Oh listen, man !

A voice within us speaks the startling word, Man, thou shalt never die; Celestian voices Hymn it around our souls; according harps By angels’ fingers touched, when the mild stars Of morning sang together, sound forth still The song of our great immortality.

A rose blooms in the springtime by some garden wall, exhales its fragrance, and w’hen the chill days of winter come, dies; but it reappears in the form of another rose when the springtime comes again. So it is with our lives; w»e die, but the name we leave behind us gives us new’ birth in the form of deeds done by men inspired by our memories. But all of us cannot be like the garden rose. Some are wild flowers blooming by the wayside, but not in vain; for who shall say that the fragrance of some wild violet, hiding ’neath the rock in the deep forest, is wasted? Though it may never delight the throngs of men it is possible that it has made

happier some lowly wanderer or has set some wild bird to warbling a song of praise. Therefore, because our lives may be one of obscurity, we should not imagine that our efforts are in vain. Though no marble shaft rise to commemorate our names, though no stirring song records our deeds, the memory of a brave man will never die. It will be as a mountain peak of sacrifice which every lire lighter will strive to ascend if the occasion demands. It will ever be a solemn and sacred call to duty, heeded at the very cost of life itself. For they are men who died not for fame, nor power, nor gold, but for the good of their fellow men.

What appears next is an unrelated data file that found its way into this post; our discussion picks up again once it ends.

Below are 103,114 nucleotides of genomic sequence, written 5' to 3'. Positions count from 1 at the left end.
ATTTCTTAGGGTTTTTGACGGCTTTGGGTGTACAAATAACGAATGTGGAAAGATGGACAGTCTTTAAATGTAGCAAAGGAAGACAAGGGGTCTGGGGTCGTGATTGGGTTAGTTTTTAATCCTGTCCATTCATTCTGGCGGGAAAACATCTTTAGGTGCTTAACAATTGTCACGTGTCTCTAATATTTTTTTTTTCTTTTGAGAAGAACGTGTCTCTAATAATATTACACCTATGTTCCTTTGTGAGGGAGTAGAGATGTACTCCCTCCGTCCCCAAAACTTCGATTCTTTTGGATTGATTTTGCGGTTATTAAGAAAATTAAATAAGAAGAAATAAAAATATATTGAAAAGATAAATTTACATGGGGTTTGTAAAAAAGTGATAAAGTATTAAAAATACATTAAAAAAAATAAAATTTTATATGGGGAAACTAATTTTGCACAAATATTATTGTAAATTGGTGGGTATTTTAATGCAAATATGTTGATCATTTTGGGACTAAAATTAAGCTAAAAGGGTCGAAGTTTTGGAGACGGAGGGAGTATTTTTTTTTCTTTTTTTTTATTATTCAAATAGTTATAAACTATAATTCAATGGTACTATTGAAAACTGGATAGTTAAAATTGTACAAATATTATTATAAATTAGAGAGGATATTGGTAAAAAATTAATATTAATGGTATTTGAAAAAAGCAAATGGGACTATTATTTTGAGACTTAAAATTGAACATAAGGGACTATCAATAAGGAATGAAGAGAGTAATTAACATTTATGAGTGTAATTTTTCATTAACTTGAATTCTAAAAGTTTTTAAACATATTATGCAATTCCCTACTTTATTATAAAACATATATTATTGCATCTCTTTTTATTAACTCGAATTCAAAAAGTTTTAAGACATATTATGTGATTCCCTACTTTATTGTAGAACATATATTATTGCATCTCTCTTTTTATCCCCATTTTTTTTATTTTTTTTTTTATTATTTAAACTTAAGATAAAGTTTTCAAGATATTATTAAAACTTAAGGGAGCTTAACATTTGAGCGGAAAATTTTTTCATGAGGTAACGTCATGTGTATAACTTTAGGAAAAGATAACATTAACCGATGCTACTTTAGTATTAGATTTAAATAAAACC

They have no place in storied page,

No rest in marble shrine;

They are past and gone with a buried age,

Thy died and made no sign.

But work, that shall find its wages yet,

And deeds their God will not forget

Done for the love Divine.

These were their mourners, and these shall be The crowns of their immortality.

President Magee—I now have the pleasure of introducing the orator of the evening, Dr, J. C. Coyle.

Memorial Oration by Dr. J. C. Cole, of New York City